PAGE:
Networking – Don’t be Cold and Calculating

Came across a great quote the other day.

I’m not going to change the way I look or the way I feel to conform to anything. I’ve always been a freak. So I’ve been a freak all my life and I have to live with that, you know. I’m one of those people.
John Lennon

You can be “normal” and like everyone else. Merge and become one with everyone else so no ever loves you or hates your guts or talks about you or … you can do all the crazy things that your heart tells you are right and be FREAKINTASTIC. Let haters hate. Just means you are a strong enough personality to get to them. The lives you touch and the one genuine smile you bring to someone is the war more than half won.

Having said that …

My friends from GIST just completed their 2 week dream trip to the US where they went to Silicon Valley among other places. I was green like anything but at the same time am immensely proud of each and everyone of them. They worked incredibly hard and deserved to be there.

Speaking of Gist, my friends tell me the person who most benefited from GIST was me. I won’t say I benefited more than others but I did better than some. People attribute it to my “networking” skills. Not true. Networking is great but it needs to come with honesty and sincerity. A genuine interest in the other human being. While others network, I make friends.

Let me give you example from GIST …

At Abu Dhabi during the semi-finals we were asked to randomly pitch to a bunch of people around the room. While most were drawn to names from Google and Etisalat I went up to whoever was free at the mo. The young 20+ girl standing in a corner was my first choice. Not a big businesswoman … not at all. She was working on her startup. But more than giving her my pitch we just stood there and chatted about the challenges of running startups. I told her if she needed any help I was happy to assist since I had worked with several startups. After the trip, she wrote. She became my first client from the UAE.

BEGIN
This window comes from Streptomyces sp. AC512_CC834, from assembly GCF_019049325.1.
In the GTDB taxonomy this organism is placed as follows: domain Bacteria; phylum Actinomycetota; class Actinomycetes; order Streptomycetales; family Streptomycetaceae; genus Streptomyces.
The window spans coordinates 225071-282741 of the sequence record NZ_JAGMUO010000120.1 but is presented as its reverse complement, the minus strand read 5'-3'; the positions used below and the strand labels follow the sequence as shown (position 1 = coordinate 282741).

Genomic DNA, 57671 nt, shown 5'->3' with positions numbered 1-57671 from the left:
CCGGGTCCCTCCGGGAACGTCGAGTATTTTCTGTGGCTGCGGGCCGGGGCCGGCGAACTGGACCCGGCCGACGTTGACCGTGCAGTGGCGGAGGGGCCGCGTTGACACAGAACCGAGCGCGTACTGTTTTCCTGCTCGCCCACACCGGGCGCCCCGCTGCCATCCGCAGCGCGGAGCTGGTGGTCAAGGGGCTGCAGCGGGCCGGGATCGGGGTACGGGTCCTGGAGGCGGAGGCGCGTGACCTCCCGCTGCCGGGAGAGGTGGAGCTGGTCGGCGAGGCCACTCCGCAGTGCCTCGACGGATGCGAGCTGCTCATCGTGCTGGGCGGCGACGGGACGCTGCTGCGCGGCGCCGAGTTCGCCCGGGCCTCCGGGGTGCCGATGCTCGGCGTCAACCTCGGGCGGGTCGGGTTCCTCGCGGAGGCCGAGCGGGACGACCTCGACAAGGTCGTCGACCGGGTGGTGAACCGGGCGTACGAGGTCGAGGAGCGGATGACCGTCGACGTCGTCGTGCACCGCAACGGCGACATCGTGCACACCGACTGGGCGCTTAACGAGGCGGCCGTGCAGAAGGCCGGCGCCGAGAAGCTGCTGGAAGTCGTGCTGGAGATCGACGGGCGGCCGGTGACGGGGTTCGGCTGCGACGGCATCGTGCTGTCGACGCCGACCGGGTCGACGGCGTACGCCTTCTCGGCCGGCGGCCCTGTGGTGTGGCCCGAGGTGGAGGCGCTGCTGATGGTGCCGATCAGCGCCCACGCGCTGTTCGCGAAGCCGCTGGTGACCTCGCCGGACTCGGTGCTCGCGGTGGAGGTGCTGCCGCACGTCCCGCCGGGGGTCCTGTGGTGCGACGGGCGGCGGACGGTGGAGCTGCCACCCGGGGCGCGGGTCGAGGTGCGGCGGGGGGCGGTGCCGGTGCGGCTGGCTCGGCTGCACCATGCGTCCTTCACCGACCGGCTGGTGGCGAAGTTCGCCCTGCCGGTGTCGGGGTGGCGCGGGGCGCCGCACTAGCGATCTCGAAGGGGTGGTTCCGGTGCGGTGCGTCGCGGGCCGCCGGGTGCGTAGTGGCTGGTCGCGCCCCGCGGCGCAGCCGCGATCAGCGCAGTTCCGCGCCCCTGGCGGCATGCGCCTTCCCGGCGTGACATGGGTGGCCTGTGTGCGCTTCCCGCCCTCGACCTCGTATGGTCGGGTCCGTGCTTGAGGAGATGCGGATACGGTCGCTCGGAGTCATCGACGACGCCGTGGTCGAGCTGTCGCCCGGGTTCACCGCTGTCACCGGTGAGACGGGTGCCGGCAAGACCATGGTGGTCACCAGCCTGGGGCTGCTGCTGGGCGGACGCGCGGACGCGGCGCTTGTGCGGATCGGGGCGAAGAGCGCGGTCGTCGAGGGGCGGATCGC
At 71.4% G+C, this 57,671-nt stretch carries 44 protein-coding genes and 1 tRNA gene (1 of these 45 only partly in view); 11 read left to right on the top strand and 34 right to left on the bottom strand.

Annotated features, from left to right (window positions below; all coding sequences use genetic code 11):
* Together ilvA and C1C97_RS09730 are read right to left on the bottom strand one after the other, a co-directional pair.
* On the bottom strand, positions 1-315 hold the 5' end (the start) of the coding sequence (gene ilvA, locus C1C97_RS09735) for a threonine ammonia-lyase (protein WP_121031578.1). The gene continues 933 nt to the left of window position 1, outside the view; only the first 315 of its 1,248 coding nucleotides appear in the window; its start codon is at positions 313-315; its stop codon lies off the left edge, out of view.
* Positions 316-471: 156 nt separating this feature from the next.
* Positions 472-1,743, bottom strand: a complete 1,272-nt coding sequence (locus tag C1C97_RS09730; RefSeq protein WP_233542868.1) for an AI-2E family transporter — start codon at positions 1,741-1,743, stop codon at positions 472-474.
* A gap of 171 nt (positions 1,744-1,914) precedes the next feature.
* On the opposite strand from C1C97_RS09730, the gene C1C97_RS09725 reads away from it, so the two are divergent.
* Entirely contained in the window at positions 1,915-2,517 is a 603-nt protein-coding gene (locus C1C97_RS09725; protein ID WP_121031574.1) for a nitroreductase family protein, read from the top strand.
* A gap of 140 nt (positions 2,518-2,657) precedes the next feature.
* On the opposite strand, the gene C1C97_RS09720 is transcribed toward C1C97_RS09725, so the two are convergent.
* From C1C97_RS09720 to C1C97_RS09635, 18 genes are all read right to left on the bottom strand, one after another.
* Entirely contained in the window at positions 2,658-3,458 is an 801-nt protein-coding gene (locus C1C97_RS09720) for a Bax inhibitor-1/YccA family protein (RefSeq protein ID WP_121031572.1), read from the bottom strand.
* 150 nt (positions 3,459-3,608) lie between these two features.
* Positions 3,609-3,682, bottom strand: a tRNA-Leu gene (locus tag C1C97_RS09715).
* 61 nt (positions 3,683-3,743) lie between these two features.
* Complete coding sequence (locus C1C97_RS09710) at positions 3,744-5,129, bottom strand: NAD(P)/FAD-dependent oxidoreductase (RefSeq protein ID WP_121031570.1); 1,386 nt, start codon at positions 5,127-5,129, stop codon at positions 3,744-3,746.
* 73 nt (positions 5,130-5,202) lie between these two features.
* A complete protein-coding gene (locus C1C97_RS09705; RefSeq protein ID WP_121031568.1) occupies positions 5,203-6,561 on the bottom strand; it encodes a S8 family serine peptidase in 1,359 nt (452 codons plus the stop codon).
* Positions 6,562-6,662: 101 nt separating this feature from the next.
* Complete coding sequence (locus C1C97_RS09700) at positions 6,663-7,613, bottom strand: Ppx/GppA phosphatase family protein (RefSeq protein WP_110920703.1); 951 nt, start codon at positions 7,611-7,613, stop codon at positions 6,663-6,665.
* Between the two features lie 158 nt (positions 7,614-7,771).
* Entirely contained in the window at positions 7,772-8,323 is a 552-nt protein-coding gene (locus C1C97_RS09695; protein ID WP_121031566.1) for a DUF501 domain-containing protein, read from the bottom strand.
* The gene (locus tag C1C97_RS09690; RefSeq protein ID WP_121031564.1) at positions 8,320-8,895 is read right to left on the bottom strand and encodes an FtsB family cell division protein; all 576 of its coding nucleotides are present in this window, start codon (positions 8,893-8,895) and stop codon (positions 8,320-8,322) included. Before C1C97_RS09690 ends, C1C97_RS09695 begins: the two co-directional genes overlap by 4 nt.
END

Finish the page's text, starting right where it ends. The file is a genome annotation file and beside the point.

I went around the 50+ startups in the hall (GIST + MITEF-PAN ARAB) and just spoke to them about what they were doing. Recorded short videos of everyone on GIST. In Dubai, for the finals, met co-founder of one of the Malaysian startups whom I had recorded. We had GREAT fun chatting, joking, sharing knowledge, exploring Dubai. He became my first client from Malaysia.

The shy young boy from Malaysia with a killer app for social media mapping and that I had great fun chatting with sent me another client from Malaysia. She runs one of the hottest startups in Malaysia and is coveted by Silicon Valley. (Did I say “Malaysia” enough times there?)

Yeah … none of these clients came to me coz I was looking for them. I wasn’t trying to impress and get them to give WDL business. They were just friends or people that I found interesting to chat with. It was these people that put their trust in WDL enough to not only work directly with me but also refer WDL to others.

I was sitting with Scott Gillespie, leader of the Jigsaw Group, which is a startup accelerator program. He is also a VC but above all he is just a great guy with a wonderful sense of humor. At lunch one day someone asked him, “Oh, you are a VC. You never said so”. And he replied, “Yes, ‘coz I am a human being too”. :) Those 2-3 days I met him, never once did either of us broach the subject of capital. We chatted about running a social enterprise, how he was involved with one called Yacht Aid Global, stories from his life and it was all fascinating.